Chiropractor charged with poisoning wife released on bond
By Eric Fleischauer
For the Enquirer
A chiropractor from Hartselle charged with attempting to kill his wife by poisoning her has been released from jail on a $500,000 bond.
Brian Thomas Mann, 33, of Coleman Street Northwest, was released from the Morgan County Jail this past Wednesday, five days after his arrest.
Morgan County Circuit Judge Charles Elliott set numerous conditions on Mann’s release:
- He is to be supervised by Morgan County Community Corrections.
- He is to wear a GPS monitor.
- He must remain in his home from 6 p.m. to 6 a.m. every day.
- He is to be drug-screened at least eight times per month.
- He must surrender all firearms to the Hartselle Police Department.
- He is to have no alcohol on his person, in his vehicle, in his residence or in his place of employment.
- He must surrender his passport to the Hartselle Police Department.
- He must have no contact with the victim.
The Alabama State Board of Chiropractic Examiners lists Mann as being a chiropractor at Advanced Chiropractic LLC in Decatur, a corporation he established.
Mann’s wife on March 10 filed a complaint for divorce in which she alleged she was hospitalized at UAB Hospital on Jan. 18 with a diagnosis of lead poisoning and remained hospitalized through March 3.
On May 19, the wife amended her divorce complaint to say that Mann “perpetrated acts of assault upon her person … by intentionally causing her to unwittingly ingest particles of lead.”
On Aug. 23, Elliott halted the divorce proceedings “pending the completion of the criminal investigation.”
Mann’s wife’s lawyer is Jerry Knight of Decatur, a former Morgan County assistant district attorney. On Tuesday, Knight filed a motion to allow the divorce proceedings to continue.
Mann’s divorce lawyer, Christopher Weston of Huntsville, filed a response Thursday claiming that the wife is using the divorce case to obtain information for the Hartselle Police Department to use in prosecuting Mann.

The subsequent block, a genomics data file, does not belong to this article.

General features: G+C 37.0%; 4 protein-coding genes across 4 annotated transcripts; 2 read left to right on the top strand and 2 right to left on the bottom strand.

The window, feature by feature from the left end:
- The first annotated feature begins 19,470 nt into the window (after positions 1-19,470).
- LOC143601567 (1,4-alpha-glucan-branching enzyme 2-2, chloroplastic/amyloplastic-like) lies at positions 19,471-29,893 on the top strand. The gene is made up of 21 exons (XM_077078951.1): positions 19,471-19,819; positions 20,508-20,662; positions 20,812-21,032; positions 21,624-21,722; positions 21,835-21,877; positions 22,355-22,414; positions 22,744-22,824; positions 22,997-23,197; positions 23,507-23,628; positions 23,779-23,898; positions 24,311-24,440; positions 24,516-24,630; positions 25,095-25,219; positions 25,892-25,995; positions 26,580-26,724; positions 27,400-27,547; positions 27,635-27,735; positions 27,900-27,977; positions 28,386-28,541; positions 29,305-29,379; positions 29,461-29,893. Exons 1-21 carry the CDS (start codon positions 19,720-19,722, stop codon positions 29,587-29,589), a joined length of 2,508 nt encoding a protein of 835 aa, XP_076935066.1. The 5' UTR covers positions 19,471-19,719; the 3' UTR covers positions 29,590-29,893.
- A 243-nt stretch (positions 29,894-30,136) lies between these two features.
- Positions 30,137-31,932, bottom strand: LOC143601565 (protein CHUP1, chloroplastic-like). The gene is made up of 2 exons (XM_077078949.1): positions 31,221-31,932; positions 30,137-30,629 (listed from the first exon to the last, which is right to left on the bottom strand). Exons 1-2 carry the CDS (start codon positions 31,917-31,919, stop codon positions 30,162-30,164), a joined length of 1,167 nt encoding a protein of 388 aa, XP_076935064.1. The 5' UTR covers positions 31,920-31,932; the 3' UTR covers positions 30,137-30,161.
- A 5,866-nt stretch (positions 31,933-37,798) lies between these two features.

Weston argued that recent discovery requests by the wife show “cooperation between the opposing party in this matter and the Hartselle Police Department,” and that the wife and her lawyer are “attempting to establish motive for her allegations, and that the information in the specific questions (asked in the divorce case) could only have been obtained from the search warrants previously issued to the Hartselle Police Department.”
In written questions submitted July 14 to Mann by Knight, Mann was asked to describe the contents of “the dietary supplement you provided to your wife during the late summer of 2021 through the winter of 2021-2022.”
Also in the divorce case, Knight requested that Mann admit certain alleged facts. Among them was that for several months prior to her hospitalization, he provided his wife with capsules that he claimed were vitamins that “would strengthen her immune system,” and that she ingested the capsules.
Mann was also asked to admit that he held five life insurance policies payable upon his wife’s death that collectively had death benefits of $1.3 million. He was additionally asked to admit that on Dec. 4 he applied for two different $750,000 life insurance policies payable upon his wife’s death, both of which were denied. He was further asked to admit that the only life insurance payable to his wife upon his death was for $52,000.
Mann’s lawyer argued in his brief that allowing the wife to obtain information on life insurance policies “would show glaring deficiencies in the implied circumstantial case of the State … . The submission of this knowledge to the Plaintiff, as part of a broader civil matter, could allow the State access to strong defense materials of the Defendant” that the prosecutors could not otherwise obtain in the criminal case.
Requiring Mann to produce information in the divorce case, his lawyer argued, “would provide the State of Alabama’s prosecution team with additional significant insight into the failing of their premature criminal charges.”
Elliott has scheduled an Oct. 27 hearing on whether to allow the divorce case to proceed.
According to court records, Mann also hired Weston to represent him in the criminal case. Mann’s arraignment is scheduled for Oct. 24.
Mann is also a defendant in a malpractice lawsuit filed in November 2020 by a patient who claimed he performed chiropractic manipulation of her that caused her to immediately suffer from severe back pain, incontinence and an inability to walk. The patient alleged she was hospitalized and now has a permanent, debilitating back condition.
Mann denied the claims.